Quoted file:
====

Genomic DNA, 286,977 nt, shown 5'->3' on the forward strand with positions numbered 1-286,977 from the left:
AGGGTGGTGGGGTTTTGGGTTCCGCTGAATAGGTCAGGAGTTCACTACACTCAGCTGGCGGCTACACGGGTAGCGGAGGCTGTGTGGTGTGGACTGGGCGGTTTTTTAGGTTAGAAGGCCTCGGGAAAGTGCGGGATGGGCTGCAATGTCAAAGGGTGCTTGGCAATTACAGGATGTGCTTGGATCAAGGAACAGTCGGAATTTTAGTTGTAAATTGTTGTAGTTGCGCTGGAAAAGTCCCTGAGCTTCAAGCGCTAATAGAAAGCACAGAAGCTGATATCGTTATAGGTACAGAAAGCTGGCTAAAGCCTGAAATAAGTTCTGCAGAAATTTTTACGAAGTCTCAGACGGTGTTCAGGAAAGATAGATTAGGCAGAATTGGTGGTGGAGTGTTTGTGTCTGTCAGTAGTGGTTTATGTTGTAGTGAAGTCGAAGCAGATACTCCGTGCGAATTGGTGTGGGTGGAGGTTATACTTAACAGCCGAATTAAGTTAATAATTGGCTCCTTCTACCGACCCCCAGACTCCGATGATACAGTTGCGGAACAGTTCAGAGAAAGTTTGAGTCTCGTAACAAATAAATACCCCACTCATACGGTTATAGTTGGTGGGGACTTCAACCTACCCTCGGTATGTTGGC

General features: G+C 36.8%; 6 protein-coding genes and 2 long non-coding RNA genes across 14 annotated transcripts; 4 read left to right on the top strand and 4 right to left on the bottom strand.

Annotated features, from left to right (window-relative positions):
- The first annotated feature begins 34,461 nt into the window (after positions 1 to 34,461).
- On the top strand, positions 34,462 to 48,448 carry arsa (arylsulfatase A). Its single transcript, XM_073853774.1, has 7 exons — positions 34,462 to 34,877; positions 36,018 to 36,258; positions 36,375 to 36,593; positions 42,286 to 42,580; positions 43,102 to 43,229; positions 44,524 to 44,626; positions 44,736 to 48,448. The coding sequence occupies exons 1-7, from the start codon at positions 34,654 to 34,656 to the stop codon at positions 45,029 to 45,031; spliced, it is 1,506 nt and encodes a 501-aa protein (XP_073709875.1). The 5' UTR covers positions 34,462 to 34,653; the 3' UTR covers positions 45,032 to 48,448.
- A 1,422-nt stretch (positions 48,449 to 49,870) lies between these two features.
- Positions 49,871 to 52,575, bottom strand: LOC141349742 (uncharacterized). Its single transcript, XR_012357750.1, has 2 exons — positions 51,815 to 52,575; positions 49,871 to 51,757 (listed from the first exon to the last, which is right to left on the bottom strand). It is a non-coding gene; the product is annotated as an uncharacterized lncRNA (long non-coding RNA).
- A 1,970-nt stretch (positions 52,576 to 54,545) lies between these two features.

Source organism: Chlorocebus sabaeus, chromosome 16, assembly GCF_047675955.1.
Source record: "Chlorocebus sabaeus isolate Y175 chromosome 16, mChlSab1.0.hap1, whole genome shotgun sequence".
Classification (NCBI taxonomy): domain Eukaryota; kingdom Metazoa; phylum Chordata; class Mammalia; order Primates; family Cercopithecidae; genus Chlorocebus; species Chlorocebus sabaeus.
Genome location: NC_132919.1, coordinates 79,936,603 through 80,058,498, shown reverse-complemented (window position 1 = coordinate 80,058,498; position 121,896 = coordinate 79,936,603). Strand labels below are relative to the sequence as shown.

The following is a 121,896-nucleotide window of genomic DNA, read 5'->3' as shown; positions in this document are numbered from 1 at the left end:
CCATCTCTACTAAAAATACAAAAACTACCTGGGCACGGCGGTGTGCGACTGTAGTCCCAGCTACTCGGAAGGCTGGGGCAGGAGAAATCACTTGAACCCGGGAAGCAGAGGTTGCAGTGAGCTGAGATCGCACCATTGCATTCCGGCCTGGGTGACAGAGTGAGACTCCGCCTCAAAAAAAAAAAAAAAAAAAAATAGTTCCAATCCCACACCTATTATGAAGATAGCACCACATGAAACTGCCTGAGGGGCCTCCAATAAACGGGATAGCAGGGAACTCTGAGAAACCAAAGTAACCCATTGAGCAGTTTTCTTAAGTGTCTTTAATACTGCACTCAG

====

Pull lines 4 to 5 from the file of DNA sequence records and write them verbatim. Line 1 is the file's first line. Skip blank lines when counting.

Annotated features, from left to right (window-relative positions):
- The first annotated feature begins 34,461 nt into the window (after positions 1 to 34,461).